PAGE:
Wisconsin CU League News Release - 10/19/2010
Students call the shots at 109 credit union branches
inside Wisconsin schools
Pewaukee, Wis. – Students from elementary grades through high
school aren’t waiting for graduation before they begin learning
money management – they’re tackling it now by operating 109
credit union branches inside
Credit unions are cooperatives – financial institutions that exist to serve their member-owners. So instead of striving to maximize profits, credit unions exist exclusively to benefit the members who do business with them.
“The youth-run credit union phenomenon has swept our state for two reasons,” says
The state Department of Public Instruction has defined competencies for personal finance that students should acquire by grades 4, 8 and 12. Schools with limited resources have used credit union support to advance their own financial education efforts at no additional costs to taxpayers. Because the branches focus primarily on saving, not lending, they don’t drive profits for credit unions. Instead, they’re offered as an investment in youth and the community.
The money the students save comes from allowances or part-time jobs. Some youth branches make small loans to teach responsible use of credit. And most provide students free financial education, either through the branch or in class. All youth-run branches are adult supervised and state-regulated. Student volunteers run the branches to learn leadership skills as well as good financial habits. Some go on to paid employment with credit unions.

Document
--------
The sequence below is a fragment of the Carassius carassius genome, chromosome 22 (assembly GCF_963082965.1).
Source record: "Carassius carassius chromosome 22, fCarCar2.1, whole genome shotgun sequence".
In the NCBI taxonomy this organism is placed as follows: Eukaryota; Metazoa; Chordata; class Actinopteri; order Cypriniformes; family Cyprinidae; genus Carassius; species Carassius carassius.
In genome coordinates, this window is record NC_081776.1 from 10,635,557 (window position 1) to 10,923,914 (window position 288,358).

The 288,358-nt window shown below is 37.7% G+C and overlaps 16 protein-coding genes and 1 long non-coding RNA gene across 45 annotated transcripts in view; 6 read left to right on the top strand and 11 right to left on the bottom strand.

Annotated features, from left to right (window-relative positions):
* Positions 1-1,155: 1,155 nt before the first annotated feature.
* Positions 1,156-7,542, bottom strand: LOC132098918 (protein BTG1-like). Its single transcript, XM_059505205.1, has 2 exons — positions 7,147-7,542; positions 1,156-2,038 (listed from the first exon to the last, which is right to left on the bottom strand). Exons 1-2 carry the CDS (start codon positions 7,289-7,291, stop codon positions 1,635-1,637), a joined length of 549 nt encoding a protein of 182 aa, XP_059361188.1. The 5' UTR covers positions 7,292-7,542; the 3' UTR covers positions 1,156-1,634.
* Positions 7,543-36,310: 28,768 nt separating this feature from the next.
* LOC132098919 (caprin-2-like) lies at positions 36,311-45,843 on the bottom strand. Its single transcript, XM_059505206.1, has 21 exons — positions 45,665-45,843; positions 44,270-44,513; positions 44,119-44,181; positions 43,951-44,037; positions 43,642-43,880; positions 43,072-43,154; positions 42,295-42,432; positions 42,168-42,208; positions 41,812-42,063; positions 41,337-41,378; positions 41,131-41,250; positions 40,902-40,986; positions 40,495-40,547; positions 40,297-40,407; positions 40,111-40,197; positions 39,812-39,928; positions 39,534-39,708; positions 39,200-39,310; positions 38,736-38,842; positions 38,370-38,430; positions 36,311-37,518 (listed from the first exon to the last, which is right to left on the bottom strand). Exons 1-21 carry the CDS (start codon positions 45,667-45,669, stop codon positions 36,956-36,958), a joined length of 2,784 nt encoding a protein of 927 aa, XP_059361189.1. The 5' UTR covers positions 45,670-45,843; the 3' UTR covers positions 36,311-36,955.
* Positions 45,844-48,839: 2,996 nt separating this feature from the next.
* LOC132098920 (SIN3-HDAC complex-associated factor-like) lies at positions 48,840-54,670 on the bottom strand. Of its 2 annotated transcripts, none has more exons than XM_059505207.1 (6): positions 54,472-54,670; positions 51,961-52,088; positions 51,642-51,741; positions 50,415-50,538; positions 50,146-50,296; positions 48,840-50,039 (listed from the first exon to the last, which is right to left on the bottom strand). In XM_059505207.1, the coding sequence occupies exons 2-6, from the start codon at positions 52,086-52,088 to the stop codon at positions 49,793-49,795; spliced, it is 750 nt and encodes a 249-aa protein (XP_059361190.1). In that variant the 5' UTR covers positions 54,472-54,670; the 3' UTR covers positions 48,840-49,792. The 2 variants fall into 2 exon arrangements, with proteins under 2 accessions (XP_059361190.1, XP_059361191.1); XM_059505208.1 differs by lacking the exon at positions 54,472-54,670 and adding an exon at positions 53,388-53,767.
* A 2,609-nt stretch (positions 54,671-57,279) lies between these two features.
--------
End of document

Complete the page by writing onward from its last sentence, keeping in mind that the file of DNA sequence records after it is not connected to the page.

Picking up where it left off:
Development of youth run-branches earned for credit unions a 2009 Governor’s Financial Literacy Award. The trend typifies credit unions’ REAL Solutions initiative, which serves members and communities without regard for profit.
Editor’s Note: The REAL Solutions graphic to accompany this story is posted on www.theleague.coop/multimedia.
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